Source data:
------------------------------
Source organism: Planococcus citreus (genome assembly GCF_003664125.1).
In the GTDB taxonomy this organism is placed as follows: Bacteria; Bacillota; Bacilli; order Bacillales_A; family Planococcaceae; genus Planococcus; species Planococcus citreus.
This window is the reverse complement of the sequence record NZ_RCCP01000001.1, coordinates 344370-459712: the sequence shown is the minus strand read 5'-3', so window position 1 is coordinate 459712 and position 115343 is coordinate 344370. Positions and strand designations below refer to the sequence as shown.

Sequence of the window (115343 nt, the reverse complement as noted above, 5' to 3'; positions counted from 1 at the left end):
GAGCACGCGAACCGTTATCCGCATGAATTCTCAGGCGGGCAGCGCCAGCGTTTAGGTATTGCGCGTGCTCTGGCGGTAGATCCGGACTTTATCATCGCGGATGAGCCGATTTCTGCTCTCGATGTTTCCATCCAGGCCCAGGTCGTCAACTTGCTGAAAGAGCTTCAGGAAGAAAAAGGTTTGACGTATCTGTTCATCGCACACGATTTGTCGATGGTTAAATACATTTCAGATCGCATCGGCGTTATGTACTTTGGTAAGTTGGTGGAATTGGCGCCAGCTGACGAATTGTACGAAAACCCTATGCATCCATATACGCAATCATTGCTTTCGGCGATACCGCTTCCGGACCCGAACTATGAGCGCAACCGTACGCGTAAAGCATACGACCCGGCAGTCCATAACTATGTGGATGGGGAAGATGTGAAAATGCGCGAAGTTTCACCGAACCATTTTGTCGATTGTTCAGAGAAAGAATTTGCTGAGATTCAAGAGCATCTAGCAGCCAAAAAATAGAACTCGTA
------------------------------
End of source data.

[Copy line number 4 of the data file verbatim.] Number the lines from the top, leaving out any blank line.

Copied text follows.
Sequence of the window (115343 nt, the reverse complement as noted above, 5' to 3'; positions counted from 1 at the left end):